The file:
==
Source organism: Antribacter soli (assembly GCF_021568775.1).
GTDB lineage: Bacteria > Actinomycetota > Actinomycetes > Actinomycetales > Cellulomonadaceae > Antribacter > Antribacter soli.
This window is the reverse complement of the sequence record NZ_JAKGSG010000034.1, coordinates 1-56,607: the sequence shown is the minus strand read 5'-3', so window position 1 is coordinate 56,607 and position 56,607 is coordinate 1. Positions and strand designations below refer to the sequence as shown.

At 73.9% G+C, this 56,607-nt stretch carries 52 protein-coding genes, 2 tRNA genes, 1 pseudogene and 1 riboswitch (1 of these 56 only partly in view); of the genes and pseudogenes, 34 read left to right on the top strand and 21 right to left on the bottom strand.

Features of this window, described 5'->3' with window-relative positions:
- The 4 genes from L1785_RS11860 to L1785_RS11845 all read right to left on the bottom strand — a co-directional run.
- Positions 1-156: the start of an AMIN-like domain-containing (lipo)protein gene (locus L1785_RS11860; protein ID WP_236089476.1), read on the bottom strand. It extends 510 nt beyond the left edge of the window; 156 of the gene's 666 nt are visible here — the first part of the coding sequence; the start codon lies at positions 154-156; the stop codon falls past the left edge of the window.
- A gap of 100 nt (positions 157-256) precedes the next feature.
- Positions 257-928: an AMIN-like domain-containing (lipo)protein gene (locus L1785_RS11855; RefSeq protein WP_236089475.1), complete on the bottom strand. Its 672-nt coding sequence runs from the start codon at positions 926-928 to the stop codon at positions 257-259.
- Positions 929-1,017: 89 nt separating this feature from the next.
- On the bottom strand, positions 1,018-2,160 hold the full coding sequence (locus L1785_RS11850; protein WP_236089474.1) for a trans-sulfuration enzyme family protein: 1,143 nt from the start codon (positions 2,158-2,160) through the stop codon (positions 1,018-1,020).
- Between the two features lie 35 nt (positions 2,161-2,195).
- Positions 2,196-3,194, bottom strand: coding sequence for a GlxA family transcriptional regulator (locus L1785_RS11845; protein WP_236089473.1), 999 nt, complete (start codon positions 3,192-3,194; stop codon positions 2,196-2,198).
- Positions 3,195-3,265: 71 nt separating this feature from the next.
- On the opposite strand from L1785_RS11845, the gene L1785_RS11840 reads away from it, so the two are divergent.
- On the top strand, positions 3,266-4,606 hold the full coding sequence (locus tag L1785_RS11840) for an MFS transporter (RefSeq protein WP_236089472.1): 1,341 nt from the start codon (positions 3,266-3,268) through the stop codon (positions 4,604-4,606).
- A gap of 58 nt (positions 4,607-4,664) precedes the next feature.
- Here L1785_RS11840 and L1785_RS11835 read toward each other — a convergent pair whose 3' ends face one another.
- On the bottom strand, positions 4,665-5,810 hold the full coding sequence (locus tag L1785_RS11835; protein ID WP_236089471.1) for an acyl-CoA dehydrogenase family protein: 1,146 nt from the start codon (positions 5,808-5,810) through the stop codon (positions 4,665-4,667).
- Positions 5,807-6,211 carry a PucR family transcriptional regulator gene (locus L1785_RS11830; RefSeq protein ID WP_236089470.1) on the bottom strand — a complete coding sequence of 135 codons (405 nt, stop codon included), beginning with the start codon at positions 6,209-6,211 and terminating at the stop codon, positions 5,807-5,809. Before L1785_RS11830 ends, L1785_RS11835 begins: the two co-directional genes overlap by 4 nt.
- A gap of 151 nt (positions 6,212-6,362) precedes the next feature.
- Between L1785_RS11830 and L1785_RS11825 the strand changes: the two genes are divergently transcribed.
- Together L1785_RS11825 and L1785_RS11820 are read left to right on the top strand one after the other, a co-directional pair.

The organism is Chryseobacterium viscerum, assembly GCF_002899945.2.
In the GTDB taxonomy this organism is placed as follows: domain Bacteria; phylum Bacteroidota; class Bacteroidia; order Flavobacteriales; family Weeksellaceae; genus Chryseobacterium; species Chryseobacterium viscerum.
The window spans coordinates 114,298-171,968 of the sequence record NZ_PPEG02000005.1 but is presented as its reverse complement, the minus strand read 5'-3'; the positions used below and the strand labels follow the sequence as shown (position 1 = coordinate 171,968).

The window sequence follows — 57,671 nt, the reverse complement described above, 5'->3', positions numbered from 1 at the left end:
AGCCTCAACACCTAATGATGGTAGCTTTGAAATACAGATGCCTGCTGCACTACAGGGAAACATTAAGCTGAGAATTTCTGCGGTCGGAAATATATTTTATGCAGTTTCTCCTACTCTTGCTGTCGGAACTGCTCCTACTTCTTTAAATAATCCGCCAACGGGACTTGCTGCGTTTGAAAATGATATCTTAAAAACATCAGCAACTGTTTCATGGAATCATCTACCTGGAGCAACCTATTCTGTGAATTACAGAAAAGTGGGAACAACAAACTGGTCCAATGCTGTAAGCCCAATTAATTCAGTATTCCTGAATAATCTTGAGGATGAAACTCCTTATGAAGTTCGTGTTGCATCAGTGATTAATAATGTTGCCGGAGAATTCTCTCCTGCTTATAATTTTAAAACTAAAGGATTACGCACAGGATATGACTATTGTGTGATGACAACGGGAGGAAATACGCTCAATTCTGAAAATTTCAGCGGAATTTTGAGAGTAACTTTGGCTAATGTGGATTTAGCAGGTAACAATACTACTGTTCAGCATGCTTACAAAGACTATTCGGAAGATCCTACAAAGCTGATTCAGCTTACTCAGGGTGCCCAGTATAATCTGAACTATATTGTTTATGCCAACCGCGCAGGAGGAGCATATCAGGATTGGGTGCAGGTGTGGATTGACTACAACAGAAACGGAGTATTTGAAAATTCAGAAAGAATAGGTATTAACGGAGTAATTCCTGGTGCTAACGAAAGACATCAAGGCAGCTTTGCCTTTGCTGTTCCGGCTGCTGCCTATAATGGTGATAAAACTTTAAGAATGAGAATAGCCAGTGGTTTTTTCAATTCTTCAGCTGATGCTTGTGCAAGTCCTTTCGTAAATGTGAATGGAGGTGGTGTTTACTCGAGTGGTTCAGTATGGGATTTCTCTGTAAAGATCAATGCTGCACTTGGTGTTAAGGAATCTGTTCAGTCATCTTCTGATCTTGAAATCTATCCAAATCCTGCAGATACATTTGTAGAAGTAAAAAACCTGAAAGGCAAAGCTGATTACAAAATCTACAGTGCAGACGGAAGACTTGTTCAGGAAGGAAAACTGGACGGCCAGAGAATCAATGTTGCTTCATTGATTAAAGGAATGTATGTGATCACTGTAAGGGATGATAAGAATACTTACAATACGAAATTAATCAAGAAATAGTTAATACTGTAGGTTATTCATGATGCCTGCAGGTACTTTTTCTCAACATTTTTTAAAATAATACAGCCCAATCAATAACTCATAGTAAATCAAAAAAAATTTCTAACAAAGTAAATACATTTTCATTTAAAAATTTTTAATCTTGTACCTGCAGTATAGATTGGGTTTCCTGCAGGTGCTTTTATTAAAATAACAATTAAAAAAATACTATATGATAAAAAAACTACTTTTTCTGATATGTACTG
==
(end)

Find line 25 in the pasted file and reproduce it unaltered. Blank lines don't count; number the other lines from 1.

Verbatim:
In the GTDB taxonomy this organism is placed as follows: domain Bacteria; phylum Bacteroidota; class Bacteroidia; order Flavobacteriales; family Weeksellaceae; genus Chryseobacterium; species Chryseobacterium viscerum.